Fluid is always set to flow when the ABS controller is inactive ( unplugged ) or removed from vehicle/ABS block & like a traditional mechanical brake system.

    The booster maybe assisted by vacuum, vac pump, auxiliary pump or even accumulation for servo to ease mechanical forces needed to press the brake pedal or supplement hydraulic force accumulation depending on systems specification of build.

    Aforementioned said, ABS can be bled forward/reverse, by gravity or PSI bleeder and traditional 2 chump pump and dump.

    Stop over complicating it for yourselves...... Please bifurcate the function in your head to simplify it.

    If a system was to not flow brake fluid & in either direction when unplugged, this would imply a mechanical condition, further requiring attention!

    The ABS pump itself permits PSI to be generated that you would normally create by means of lever force with your foot brake pedal. ( MAIN FORCE ZONE )

    The ELECTRIC ABS PUMP force takes over to switch from MAIN FORCE ZONE ( from your foot to electric pump function zone ) & too additional distributed zones as needed by electronic controllers determinations.

    This zone distribution is done to maintain tire speed on take off/slowing down from skidding/maintaining straight stop patterns & using various speed inputs.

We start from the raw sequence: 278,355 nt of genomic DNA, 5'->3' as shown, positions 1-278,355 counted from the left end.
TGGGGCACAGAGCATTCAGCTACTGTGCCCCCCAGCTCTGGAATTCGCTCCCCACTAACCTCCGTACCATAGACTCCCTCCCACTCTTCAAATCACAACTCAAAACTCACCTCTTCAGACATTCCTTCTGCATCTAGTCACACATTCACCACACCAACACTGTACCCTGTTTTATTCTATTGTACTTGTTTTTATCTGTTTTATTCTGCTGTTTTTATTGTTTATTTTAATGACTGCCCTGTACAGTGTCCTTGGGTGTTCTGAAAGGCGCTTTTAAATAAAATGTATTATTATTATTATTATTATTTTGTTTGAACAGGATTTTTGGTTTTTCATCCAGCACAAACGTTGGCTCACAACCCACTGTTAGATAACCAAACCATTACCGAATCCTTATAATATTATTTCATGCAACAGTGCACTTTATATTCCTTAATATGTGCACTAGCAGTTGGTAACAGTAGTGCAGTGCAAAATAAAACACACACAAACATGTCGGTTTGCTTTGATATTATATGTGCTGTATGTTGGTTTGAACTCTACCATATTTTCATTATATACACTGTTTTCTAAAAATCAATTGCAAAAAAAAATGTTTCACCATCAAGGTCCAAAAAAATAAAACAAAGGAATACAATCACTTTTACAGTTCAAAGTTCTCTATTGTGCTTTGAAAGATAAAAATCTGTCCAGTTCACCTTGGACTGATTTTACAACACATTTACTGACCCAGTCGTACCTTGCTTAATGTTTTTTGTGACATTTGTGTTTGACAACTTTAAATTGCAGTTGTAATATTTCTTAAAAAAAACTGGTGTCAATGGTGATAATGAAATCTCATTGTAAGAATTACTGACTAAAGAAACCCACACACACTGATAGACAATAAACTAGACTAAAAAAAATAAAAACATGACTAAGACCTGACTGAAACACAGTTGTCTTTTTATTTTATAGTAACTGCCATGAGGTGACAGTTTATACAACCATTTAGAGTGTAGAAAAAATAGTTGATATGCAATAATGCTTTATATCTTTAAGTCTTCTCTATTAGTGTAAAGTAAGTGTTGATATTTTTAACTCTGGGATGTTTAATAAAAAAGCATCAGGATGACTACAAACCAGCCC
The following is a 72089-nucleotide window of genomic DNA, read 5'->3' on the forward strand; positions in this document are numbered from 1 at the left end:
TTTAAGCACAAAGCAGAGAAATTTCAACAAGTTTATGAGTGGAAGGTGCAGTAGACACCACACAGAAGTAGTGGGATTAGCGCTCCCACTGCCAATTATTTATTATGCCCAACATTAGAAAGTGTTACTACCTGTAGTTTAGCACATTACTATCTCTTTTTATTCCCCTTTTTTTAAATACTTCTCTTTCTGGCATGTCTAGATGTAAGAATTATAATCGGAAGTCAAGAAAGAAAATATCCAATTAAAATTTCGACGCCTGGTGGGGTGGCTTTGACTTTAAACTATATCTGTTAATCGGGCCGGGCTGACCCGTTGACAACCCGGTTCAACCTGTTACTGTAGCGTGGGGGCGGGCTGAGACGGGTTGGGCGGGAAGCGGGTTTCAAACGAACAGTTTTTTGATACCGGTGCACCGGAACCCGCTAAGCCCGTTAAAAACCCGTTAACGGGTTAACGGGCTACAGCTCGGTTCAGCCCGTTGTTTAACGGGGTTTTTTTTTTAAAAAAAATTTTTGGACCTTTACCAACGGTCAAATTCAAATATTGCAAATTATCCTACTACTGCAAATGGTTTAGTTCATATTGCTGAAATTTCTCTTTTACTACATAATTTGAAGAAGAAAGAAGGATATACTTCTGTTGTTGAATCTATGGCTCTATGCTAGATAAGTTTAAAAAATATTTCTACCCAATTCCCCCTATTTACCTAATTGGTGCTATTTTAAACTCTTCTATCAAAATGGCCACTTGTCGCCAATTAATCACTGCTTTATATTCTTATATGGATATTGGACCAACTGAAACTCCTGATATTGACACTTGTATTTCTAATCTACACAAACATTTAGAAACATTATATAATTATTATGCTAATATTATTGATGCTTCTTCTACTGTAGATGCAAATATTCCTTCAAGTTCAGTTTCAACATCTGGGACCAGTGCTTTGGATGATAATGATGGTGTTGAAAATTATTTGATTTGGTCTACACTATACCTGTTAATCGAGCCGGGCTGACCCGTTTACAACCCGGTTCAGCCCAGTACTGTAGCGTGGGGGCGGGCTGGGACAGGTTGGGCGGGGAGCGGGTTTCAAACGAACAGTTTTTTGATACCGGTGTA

Such inputs as PSI or inertia sensors SAS etc. to an ASR/ESP/EDL and ABS process to complete a brake function or traction control criteria.

    There are many additional attributes handled and or communications exchanged on the CAN/K lines etc. too and this is just to simplify a basic understanding not being complete, please reference RTFB!


    Okay I think that makes sense. Flow is always there, it is just the ability for the ABS to apply additional pressure above what you can at the pedal, in combination with its ability to actuate each wheel differently. Why does it seem searching around says that bleeding an ABS system is so difficult then. I get there are a lot of extra spaces for air to get trapped, but essentially you are just saying that you can power bleed it all, it might just take 10, 20 minutes, or more (and a lot of brake fluid) to fully ensure air is out of the ABS system?

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    NostraJackAss Jack@European_Parts's Avatar
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    Okay I think that makes sense. Flow is always there, it is just the ability for the ABS to apply additional pressure above what you can at the pedal, in combination with its ability to actuate each wheel differently. Why does it seem searching around says that bleeding an ABS system is so difficult then. I get there are a lot of extra spaces for air to get trapped, but essentially you are just saying that you can power bleed it all, it might just take 10, 20 minutes, or more (and a lot of brake fluid) to fully ensure air is out of the ABS system?